Want to know how to green the grid? The you should understand how your state makes electricity. Brillint piece by the dream team of & , and one that I will come back to again and again for reference.
“We’re going to continue to see coal plants retire,” said Kate Konschnik of Duke University’s Nicholas Institute for Environmental Policy Solutions. “The big question now is whether those plants get replaced with gas or cleaner energy.”
The future of the nation’s energy mix has become a major election issue. But America isn’t making electricity the way it did two decades ago.
PresidentTrump pushed to weaken regulations on industry, but more coal power plants closed during his first term than in the last four years of Barack Obama’s presidency.
“We’re going to continue to see coal plants retire,” said Kate Konschnik of Duke University’s Nicholas Institute for Environmental Policy Solutions. “The big question now is whether those plants get replaced with gas or cleaner energy.”
We charted the big shifts in American electricity so far, state-by-state. 50 little stories in 50 charts! Find yours here
President Trump pushed to weaken regulations on industry, but more coal power plants closed during his first term than in the last four years of Barack Obama’s presidency.
How Does Your US State Make Electricity? Incredible work from the
This NYT DataVis from and shows so clearly the changes that have taken place in the US electricity system: 1. Much more gas (less coal & nuclear) 2. The first non-hydro renewables states More wind + solar states on the way? 👀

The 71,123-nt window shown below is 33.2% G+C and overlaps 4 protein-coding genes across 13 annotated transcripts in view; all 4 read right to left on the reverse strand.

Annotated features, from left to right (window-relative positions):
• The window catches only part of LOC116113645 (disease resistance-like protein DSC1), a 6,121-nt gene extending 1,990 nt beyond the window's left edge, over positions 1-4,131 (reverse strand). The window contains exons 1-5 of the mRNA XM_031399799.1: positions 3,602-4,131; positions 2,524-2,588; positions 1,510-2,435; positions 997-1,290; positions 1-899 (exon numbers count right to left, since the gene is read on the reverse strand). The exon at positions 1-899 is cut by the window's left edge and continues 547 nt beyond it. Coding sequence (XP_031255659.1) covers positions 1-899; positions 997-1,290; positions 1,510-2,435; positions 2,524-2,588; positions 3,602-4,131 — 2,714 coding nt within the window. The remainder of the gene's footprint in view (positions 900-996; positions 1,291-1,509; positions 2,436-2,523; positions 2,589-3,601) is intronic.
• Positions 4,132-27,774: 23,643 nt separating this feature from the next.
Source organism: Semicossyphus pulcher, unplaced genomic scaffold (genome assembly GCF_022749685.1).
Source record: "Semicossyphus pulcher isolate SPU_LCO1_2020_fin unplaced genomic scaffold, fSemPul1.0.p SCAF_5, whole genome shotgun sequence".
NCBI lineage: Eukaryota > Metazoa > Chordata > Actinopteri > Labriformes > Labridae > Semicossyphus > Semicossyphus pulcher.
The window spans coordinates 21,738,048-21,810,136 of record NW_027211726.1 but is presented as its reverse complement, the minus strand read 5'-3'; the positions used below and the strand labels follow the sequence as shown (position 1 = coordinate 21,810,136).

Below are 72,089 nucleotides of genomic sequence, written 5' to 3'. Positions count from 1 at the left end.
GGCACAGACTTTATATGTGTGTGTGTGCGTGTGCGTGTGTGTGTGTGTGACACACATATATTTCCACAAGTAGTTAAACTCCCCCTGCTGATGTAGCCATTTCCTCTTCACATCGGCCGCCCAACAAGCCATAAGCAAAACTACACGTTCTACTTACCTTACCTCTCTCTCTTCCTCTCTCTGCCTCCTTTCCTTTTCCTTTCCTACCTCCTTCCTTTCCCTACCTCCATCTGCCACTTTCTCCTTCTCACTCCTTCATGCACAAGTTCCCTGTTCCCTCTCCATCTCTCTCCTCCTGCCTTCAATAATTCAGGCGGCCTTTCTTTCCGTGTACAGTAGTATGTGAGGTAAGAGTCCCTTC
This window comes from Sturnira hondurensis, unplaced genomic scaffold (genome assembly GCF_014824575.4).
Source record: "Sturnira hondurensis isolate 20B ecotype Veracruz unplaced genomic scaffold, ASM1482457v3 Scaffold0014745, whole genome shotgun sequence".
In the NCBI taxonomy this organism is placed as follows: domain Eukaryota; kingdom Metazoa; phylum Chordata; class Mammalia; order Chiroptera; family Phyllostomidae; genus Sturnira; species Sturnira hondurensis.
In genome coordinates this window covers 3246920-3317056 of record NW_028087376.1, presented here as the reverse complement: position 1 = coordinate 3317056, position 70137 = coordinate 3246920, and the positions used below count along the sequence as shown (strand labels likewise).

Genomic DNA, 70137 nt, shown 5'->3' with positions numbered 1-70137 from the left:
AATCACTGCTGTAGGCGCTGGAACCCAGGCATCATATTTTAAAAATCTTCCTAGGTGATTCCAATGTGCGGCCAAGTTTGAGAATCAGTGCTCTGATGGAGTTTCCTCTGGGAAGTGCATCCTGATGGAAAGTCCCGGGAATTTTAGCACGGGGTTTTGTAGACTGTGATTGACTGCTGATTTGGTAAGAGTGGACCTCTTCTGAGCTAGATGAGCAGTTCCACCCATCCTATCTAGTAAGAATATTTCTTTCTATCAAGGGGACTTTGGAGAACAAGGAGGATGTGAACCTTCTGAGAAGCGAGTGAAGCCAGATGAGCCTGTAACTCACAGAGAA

“We’re going to continue to see coal plants retire,” said Kate Konschnik of Duke University’s Nicholas Institute for Environmental Policy Solutions. “The big question now is whether those plants get replaced with gas or cleaner energy.”
America isn’t making #electricity the way it did two decades ago. The future of our energy mix is now an #election issue. See where your state stands. Great #journalism by #ClimateAction
Love these graphics by on how the electricity mix has been changing in every state. Lots of big shifts even in the past few years
How Does Your State Make Electricity? "Last year, Ohio generated more electricity from natural gas than from coal for the first time in its history. "
Bump charts for the win
What do people think about this type of visual presentation? It's a variation on stacked graphs that shows changes in ordinal rank. I kind of like it, but i worry that it makes small changes appear really large... (From )
Love the charts in this NYT piece about how each state generates its electricity.
How Does Your State Make Electricity?